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Showing posts from November, 2011

Definitions

The other day a colleague use the phrase open interval to refer to time periods that included their endpoints. This didn't sound like the definition that I'd learned in analysis class, which I will admit was not my favorite subject in grad school, so I searched for a definition and found:
An open interval is an interval that does not include its end points. This led to a brief, but interesting, discussion about why my mathematically-minded colleague flipped the meanings. It came down to the feeling that the definition didn't make sense in terms of common english usage (when you open a door, or a group, for example, you're being inclusive).

Definitions add precision, but when you use words that have meanings in multiple contexts, you can find yourself in confusing conversations. Consider a term like normal, which can be defined as:
a lack of significant deviation from the average This sounds pretty benign, but people often carry around more that just definitions when th…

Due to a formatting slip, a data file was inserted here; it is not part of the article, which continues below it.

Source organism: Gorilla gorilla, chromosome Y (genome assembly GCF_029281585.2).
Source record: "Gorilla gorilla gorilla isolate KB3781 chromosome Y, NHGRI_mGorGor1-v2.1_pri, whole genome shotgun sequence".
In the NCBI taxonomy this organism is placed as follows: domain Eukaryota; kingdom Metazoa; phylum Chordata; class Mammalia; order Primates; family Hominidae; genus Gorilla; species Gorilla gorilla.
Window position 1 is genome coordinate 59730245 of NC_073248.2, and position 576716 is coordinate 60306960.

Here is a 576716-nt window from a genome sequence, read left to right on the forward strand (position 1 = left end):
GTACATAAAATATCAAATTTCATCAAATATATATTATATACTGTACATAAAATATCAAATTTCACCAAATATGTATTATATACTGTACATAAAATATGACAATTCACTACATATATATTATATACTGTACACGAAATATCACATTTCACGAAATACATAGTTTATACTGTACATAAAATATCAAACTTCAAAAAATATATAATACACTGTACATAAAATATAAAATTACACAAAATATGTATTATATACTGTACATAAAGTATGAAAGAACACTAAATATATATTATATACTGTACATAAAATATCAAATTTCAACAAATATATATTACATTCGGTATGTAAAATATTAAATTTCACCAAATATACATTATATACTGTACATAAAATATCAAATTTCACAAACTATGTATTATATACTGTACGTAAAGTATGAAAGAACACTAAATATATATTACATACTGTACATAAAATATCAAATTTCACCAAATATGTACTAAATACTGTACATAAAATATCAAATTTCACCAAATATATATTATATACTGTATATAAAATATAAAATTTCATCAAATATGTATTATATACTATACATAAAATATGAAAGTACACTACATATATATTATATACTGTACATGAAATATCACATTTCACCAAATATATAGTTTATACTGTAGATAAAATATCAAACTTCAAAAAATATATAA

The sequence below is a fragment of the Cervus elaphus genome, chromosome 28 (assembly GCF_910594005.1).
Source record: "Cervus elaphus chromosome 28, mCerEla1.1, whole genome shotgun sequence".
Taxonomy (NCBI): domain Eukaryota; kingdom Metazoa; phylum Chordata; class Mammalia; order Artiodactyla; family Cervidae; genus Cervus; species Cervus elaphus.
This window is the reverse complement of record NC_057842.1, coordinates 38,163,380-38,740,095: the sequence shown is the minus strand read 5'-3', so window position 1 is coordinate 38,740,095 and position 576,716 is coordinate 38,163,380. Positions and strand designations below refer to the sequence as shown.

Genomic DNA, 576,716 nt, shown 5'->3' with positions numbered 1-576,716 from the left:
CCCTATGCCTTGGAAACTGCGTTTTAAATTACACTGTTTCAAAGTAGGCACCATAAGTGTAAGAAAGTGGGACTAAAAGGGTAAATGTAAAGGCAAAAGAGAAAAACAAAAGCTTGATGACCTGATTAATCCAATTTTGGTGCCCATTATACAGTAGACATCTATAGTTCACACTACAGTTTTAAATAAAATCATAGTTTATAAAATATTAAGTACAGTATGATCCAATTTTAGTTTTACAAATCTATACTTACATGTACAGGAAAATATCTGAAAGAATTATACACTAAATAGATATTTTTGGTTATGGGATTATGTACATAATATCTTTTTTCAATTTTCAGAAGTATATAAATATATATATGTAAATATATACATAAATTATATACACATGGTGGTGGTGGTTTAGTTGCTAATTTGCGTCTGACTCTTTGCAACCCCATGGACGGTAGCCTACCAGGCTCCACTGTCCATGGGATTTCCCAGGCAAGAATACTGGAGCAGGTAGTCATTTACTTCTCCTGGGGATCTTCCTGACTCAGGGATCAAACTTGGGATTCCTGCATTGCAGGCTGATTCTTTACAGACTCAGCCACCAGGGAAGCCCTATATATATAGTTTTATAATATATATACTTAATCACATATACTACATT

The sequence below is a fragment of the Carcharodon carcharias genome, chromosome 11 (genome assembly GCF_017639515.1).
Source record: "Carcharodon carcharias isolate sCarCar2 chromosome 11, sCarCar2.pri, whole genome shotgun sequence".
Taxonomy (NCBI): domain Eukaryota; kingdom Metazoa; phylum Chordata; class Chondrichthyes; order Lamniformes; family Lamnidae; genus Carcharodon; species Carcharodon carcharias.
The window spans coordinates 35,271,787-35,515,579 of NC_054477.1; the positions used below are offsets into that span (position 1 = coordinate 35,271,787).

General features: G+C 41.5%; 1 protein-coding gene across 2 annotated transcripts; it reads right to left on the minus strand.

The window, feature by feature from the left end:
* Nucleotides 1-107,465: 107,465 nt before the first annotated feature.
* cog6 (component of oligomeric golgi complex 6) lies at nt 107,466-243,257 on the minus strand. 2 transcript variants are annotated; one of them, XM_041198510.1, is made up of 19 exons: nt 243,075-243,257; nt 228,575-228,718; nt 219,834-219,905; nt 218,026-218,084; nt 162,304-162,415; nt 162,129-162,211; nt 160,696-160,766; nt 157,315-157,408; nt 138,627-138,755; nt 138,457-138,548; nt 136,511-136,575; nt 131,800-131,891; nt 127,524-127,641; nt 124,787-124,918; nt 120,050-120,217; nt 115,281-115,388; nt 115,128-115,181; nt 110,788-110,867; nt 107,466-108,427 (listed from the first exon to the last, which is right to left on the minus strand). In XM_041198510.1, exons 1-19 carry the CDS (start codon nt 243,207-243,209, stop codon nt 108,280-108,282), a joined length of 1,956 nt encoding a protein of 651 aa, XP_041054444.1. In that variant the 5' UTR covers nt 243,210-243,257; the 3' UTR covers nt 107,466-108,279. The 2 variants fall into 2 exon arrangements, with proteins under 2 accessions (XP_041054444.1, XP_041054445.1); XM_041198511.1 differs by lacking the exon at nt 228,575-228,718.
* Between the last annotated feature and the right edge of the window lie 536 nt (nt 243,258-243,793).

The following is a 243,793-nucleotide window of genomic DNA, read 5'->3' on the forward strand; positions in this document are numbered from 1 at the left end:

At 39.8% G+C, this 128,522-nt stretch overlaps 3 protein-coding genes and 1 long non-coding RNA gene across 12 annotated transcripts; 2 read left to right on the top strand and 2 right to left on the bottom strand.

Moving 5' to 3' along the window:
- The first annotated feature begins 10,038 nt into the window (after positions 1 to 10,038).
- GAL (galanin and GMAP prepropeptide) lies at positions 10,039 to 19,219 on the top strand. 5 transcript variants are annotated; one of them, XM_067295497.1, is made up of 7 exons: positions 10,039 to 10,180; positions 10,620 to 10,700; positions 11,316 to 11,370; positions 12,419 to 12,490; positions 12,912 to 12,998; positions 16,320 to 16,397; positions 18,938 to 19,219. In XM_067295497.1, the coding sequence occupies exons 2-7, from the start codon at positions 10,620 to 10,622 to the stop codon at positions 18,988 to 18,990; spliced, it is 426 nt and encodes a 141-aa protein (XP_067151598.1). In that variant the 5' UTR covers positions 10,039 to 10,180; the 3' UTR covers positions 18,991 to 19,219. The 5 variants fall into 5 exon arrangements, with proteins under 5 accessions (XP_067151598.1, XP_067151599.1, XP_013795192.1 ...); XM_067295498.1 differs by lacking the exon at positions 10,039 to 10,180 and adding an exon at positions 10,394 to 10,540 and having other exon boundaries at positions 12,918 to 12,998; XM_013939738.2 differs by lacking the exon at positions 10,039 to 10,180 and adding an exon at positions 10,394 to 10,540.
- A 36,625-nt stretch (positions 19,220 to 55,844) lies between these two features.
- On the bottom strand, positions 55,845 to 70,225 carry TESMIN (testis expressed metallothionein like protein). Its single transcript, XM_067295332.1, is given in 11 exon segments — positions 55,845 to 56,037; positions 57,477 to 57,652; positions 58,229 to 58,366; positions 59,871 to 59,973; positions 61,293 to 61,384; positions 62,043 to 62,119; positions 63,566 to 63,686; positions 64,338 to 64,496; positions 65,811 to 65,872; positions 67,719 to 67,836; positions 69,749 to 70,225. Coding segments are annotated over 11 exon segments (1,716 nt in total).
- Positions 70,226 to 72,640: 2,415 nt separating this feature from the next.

Refactoring

Frank Buschmann wrote a 2-part article in the July/August and September/October issues of IEEE Software that covered an important aspect of software development: refactoring.

Yes,  you'll hear the word "refactoring" spoken often in any development team, but most developers rarely discuss what refactoring is, and whether they are refactoring or doing something else, like "reengineering" or even re-writing.

I won't repeat what Frank said, as he said it quite well,  but as I read the article I realized that there are some points that get lost in many teams and are worth emphasizing:

Refactoring does not mean "any kind of changing." It means changing the structure of existing code to preserve functionality. In principle you are making the code "better."To refactor you need a way to validate that you have preserved functionality. Automated tests are probably the best way to do this. I suggest that you can't refactor without having a test …